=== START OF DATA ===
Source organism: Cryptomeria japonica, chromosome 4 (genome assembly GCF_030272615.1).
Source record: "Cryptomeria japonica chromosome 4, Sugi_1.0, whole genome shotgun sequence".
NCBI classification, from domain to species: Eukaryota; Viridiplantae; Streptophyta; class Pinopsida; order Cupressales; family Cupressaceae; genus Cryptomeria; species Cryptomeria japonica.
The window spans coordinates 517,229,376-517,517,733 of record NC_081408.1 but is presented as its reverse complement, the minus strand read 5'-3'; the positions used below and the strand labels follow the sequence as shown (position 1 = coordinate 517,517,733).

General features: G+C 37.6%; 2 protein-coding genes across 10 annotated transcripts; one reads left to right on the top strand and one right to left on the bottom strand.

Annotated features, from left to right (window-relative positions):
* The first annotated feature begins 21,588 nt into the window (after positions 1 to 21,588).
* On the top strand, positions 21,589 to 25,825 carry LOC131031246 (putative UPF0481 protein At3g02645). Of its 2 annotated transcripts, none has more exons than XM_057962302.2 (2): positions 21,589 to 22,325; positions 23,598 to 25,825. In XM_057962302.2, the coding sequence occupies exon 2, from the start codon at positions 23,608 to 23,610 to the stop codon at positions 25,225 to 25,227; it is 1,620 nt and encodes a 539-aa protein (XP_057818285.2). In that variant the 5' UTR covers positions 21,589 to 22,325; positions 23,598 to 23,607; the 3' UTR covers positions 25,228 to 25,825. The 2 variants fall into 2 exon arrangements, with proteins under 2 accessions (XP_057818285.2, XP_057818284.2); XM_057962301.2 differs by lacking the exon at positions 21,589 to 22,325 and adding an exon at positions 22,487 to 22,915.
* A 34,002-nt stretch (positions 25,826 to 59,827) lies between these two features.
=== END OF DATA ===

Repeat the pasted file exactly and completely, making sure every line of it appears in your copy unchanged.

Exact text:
Source organism: Cryptomeria japonica, chromosome 4 (genome assembly GCF_030272615.1).
Source record: "Cryptomeria japonica chromosome 4, Sugi_1.0, whole genome shotgun sequence".
NCBI classification, from domain to species: Eukaryota; Viridiplantae; Streptophyta; class Pinopsida; order Cupressales; family Cupressaceae; genus Cryptomeria; species Cryptomeria japonica.
The window spans coordinates 517,229,376-517,517,733 of record NC_081408.1 but is presented as its reverse complement, the minus strand read 5'-3'; the positions used below and the strand labels follow the sequence as shown (position 1 = coordinate 517,517,733).

General features: G+C 37.6%; 2 protein-coding genes across 10 annotated transcripts; one reads left to right on the top strand and one right to left on the bottom strand.

Annotated features, from left to right (window-relative positions):
* The first annotated feature begins 21,588 nt into the window (after positions 1 to 21,588).
* On the top strand, positions 21,589 to 25,825 carry LOC131031246 (putative UPF0481 protein At3g02645). Of its 2 annotated transcripts, none has more exons than XM_057962302.2 (2): positions 21,589 to 22,325; positions 23,598 to 25,825. In XM_057962302.2, the coding sequence occupies exon 2, from the start codon at positions 23,608 to 23,610 to the stop codon at positions 25,225 to 25,227; it is 1,620 nt and encodes a 539-aa protein (XP_057818285.2). In that variant the 5' UTR covers positions 21,589 to 22,325; positions 23,598 to 23,607; the 3' UTR covers positions 25,228 to 25,825. The 2 variants fall into 2 exon arrangements, with proteins under 2 accessions (XP_057818285.2, XP_057818284.2); XM_057962301.2 differs by lacking the exon at positions 21,589 to 22,325 and adding an exon at positions 22,487 to 22,915.
* A 34,002-nt stretch (positions 25,826 to 59,827) lies between these two features.